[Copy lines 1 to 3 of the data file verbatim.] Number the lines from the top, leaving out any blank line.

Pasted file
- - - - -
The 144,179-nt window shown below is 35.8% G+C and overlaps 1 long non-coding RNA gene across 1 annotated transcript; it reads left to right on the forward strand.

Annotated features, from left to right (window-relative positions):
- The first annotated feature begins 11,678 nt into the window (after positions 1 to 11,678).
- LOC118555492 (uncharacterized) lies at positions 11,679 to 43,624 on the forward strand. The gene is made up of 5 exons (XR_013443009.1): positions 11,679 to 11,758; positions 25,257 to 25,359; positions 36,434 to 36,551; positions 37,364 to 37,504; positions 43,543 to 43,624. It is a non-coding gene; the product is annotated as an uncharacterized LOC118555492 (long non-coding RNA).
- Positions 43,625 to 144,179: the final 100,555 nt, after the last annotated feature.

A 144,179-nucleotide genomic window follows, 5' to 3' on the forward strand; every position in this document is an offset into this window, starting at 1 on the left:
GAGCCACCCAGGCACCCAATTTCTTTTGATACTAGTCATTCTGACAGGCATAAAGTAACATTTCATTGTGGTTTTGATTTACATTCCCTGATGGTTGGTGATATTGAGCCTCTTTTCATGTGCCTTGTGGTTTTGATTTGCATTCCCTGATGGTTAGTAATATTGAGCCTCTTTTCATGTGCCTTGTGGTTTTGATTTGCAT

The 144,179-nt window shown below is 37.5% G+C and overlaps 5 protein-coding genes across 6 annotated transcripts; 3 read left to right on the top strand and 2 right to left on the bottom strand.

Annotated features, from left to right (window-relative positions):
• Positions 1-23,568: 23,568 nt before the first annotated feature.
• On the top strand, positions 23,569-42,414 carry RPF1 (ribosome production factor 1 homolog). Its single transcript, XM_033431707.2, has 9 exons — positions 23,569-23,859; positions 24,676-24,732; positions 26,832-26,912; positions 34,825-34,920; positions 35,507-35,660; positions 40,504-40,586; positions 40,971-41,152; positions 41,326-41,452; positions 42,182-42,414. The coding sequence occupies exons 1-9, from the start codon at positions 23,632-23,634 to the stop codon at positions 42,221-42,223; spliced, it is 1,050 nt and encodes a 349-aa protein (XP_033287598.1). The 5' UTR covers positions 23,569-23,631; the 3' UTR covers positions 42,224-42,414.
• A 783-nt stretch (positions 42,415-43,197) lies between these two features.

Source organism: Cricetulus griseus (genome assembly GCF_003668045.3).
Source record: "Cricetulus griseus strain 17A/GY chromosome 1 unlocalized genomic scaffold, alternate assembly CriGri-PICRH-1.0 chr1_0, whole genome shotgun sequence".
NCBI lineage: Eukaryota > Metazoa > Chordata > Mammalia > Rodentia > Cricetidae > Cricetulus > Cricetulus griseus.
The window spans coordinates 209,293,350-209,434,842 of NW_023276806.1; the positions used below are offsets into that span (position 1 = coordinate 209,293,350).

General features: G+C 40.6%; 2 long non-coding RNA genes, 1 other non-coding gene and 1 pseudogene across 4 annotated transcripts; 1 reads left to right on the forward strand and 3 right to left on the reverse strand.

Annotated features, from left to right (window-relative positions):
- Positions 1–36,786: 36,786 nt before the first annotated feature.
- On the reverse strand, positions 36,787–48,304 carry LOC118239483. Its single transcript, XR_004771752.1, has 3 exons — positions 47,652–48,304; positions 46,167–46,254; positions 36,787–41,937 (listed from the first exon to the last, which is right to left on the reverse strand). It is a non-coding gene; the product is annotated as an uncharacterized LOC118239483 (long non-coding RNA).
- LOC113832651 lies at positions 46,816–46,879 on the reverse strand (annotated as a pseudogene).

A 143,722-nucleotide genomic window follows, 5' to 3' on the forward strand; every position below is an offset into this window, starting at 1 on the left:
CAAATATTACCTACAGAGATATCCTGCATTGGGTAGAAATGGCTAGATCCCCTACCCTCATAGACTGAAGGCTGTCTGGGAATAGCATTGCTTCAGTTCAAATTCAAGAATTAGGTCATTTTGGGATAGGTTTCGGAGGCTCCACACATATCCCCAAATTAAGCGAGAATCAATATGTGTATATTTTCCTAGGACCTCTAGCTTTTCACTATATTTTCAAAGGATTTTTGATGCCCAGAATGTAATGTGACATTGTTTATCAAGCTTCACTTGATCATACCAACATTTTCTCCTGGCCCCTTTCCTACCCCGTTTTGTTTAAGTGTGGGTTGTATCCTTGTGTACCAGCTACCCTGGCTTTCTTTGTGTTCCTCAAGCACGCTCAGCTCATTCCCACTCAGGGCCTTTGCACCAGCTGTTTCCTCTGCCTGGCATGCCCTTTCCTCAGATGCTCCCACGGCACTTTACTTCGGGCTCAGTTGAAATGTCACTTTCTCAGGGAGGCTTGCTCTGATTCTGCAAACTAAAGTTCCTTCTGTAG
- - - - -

The 144,179-nt window shown below is 35.8% G+C and overlaps 1 long non-coding RNA gene across 1 annotated transcript; it reads left to right on the forward strand.

Annotated features, from left to right (window-relative positions):
- The first annotated feature begins 11,678 nt into the window (after positions 1 to 11,678).